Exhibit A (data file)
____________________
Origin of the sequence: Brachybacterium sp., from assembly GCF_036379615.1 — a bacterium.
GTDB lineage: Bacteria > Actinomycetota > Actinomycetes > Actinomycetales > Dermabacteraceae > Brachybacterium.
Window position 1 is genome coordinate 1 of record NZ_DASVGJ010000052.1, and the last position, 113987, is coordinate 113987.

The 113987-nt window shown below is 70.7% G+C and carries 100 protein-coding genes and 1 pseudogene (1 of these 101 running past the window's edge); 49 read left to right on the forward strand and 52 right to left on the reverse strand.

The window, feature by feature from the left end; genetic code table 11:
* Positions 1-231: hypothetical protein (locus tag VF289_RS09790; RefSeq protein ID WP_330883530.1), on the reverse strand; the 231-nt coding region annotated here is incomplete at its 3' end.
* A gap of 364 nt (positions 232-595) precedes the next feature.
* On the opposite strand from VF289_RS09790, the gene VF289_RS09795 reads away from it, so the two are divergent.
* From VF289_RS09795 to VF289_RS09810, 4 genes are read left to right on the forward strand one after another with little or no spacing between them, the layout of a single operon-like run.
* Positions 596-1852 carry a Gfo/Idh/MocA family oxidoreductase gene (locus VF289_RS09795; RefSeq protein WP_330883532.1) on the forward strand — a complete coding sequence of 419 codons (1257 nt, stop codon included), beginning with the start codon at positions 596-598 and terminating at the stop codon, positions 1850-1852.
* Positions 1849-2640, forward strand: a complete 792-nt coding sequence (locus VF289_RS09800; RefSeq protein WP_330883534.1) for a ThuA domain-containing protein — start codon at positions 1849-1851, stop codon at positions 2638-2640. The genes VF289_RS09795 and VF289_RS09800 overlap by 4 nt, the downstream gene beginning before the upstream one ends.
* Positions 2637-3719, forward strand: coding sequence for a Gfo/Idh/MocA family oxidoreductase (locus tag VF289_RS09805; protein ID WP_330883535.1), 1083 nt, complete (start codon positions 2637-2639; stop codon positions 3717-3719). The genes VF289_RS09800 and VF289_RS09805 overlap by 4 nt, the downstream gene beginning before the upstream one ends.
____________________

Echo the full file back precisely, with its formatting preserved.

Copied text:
Origin of the sequence: Brachybacterium sp., from assembly GCF_036379615.1 — a bacterium.
GTDB lineage: Bacteria > Actinomycetota > Actinomycetes > Actinomycetales > Dermabacteraceae > Brachybacterium.
Window position 1 is genome coordinate 1 of record NZ_DASVGJ010000052.1, and the last position, 113987, is coordinate 113987.

The 113987-nt window shown below is 70.7% G+C and carries 100 protein-coding genes and 1 pseudogene (1 of these 101 running past the window's edge); 49 read left to right on the forward strand and 52 right to left on the reverse strand.

The window, feature by feature from the left end; genetic code table 11:
* Positions 1-231: hypothetical protein (locus tag VF289_RS09790; RefSeq protein ID WP_330883530.1), on the reverse strand; the 231-nt coding region annotated here is incomplete at its 3' end.
* A gap of 364 nt (positions 232-595) precedes the next feature.
* On the opposite strand from VF289_RS09790, the gene VF289_RS09795 reads away from it, so the two are divergent.
* From VF289_RS09795 to VF289_RS09810, 4 genes are read left to right on the forward strand one after another with little or no spacing between them, the layout of a single operon-like run.
* Positions 596-1852 carry a Gfo/Idh/MocA family oxidoreductase gene (locus VF289_RS09795; RefSeq protein WP_330883532.1) on the forward strand — a complete coding sequence of 419 codons (1257 nt, stop codon included), beginning with the start codon at positions 596-598 and terminating at the stop codon, positions 1850-1852.
* Positions 1849-2640, forward strand: a complete 792-nt coding sequence (locus VF289_RS09800; RefSeq protein WP_330883534.1) for a ThuA domain-containing protein — start codon at positions 1849-1851, stop codon at positions 2638-2640. The genes VF289_RS09795 and VF289_RS09800 overlap by 4 nt, the downstream gene beginning before the upstream one ends.
* Positions 2637-3719, forward strand: coding sequence for a Gfo/Idh/MocA family oxidoreductase (locus tag VF289_RS09805; protein ID WP_330883535.1), 1083 nt, complete (start codon positions 2637-2639; stop codon positions 3717-3719). The genes VF289_RS09800 and VF289_RS09805 overlap by 4 nt, the downstream gene beginning before the upstream one ends.